When you make a decision, you’re doing it with limited information. As things unfold, you may get new information. That new information reveals that another option is better.
There are, of course, costs to quitting. Part of a good decision-making process involves factoring in the costs of quitting. The lower the cost of quitting, the faster you can make decisions because it makes it easier to change course partway through as you get more information. When the cost of quitting is low, that can also be an opportunity to experiment and learn more about the world or your own preferences.
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Time is a limited resource. Therefore it is important to be able to distinguish when which decisions are worth spending more time on, and which ones are not.
There is a trade-off between time and accuracy. Increasing the accuracy of a decision costs time, but saving time costs accuracy....
Happiness is a good proxy for understanding the impact of a decision on achieving long-term goals.
The test involves asking yourself if the outcome of the decision will likely have a significant effect on your happiness in a year, month or week. The shorter the time period for which your an...
Two things determine how life turns out – luck and the quality of your decisions. You can’t affect luck, but you can affect the quality of your decisions. By improving the quality of the decisions, you increase the odds of good things happening to you.
The future is inherently uncertain, so...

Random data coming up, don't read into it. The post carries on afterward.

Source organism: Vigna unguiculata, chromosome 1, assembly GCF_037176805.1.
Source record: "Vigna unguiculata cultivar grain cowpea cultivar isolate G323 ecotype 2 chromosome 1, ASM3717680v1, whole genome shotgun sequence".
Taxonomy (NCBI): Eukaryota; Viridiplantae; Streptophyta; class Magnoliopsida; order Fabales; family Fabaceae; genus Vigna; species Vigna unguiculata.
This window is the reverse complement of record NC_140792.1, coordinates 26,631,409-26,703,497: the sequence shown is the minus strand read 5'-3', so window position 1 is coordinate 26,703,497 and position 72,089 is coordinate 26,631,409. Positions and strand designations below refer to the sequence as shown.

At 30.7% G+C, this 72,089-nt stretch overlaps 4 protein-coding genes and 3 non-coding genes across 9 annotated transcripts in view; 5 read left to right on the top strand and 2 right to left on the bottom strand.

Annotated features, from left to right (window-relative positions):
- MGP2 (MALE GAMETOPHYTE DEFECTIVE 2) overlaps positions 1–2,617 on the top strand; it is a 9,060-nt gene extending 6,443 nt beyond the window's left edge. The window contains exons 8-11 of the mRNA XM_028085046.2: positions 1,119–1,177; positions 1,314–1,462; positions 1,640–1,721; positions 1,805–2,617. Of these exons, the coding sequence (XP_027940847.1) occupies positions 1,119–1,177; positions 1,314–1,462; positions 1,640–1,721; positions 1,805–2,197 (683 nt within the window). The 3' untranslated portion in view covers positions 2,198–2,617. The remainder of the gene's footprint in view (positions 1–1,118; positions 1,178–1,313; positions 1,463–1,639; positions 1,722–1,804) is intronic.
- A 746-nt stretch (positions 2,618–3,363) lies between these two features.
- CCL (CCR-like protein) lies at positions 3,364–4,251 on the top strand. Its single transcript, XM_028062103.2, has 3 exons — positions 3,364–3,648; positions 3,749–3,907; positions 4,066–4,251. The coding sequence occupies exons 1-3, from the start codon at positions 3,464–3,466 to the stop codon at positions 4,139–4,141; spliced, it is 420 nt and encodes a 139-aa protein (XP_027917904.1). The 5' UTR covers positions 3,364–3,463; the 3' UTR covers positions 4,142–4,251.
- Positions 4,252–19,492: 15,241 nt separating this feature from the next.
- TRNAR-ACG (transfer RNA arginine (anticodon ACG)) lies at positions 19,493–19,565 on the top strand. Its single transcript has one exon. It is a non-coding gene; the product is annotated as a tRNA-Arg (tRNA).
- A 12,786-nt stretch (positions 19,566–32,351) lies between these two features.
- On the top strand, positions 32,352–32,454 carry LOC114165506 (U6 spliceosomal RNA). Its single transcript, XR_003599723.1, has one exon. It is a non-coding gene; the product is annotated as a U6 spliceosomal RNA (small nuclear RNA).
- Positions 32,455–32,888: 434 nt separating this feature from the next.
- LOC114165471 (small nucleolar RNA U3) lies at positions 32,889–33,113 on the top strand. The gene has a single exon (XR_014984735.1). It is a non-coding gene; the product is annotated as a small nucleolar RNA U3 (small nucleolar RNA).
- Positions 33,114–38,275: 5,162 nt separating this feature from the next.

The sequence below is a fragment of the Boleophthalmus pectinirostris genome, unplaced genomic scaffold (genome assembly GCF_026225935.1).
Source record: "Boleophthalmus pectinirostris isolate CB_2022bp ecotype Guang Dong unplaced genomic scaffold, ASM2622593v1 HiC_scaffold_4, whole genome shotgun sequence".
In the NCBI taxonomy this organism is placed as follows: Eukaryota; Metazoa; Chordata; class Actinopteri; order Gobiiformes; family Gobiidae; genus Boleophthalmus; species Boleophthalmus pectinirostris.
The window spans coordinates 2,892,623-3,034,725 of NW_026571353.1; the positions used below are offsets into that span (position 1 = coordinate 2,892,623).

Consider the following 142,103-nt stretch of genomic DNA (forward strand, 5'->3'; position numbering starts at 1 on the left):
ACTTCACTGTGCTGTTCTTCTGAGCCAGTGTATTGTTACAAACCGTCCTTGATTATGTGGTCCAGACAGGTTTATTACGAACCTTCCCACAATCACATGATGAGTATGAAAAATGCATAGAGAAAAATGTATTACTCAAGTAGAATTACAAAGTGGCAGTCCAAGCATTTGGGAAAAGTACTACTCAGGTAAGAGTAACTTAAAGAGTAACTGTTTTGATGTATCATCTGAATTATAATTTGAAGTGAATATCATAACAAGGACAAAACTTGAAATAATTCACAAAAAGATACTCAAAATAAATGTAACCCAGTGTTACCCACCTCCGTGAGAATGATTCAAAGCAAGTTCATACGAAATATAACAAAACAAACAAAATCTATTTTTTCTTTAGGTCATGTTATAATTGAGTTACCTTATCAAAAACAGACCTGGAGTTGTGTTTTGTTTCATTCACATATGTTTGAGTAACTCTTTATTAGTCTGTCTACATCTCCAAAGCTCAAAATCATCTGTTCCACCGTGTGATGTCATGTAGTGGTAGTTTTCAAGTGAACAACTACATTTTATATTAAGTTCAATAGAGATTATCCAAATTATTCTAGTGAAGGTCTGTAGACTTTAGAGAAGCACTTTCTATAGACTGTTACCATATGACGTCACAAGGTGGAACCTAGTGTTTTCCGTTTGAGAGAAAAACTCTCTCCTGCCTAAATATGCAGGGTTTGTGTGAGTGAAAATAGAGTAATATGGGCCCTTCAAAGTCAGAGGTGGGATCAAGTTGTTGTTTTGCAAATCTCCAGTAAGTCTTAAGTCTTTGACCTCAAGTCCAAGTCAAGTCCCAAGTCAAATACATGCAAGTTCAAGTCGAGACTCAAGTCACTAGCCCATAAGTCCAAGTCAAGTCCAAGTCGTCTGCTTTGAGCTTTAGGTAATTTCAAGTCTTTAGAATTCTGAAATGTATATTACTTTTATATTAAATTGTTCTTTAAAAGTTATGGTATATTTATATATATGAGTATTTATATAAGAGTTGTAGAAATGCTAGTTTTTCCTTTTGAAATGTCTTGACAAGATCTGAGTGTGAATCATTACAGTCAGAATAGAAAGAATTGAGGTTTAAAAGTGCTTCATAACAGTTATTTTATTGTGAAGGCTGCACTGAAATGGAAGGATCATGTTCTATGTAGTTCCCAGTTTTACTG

People generally find it hard to distinguish a good quality decision from a decision that turned out well. Instead of assessing the decision-making process, they just tend to look at the result of the decision.
Psychologists call this “outcome bias”.
The idea that the result of a dec...
Once you’ve made an estimate of the likelihood of each outcome, it’s important to be clear about how uncertain your estimate is. A good way to do this is to offer a range alongside your estimate.
The purpose of a range is to signal, to yourself and to others, how uncertain you are of your g...
In the case of any single decision, good quality decisions can still turn out bad and a bad quality decision can still turn out good. This is due to the role that luck plays. In the long run, however, higher quality decisions are more likely to lead to better outcomes.
The paradox o...
Most people are likely to blame bad luck for a bad outcome and credit skill for a good outcome. This is motivated reasoning. Motivated reasoning is the tendency to process information to get to the conclusion we want (rather than the truth). Motivated reasoning might be comforting, but it hinders...
A decision tree is a useful tool for evaluating past decisions and improving the quality of new ones.
Before a decision, the different potential outcomes of that decision are like the many different branches of a decision tree. There are many possible futures but only one past. Once the out...
Freerolling describes a situation where there is an asymmetry between the upside and downside because the potential losses are insignificant. The limited downside means there is not much to lose – but potentially much to gain.
Once you identify a freeroll opportunity, you don’t need to thin...
Hindsight bias is the tendency to believe that the way something turned out was inevitable or at least predictable. A common example is when people say “I should have known”, “I can’t believe I didn’t see that coming”, or “I told you so (especially if they didn’t)”. Hindsight bias can di...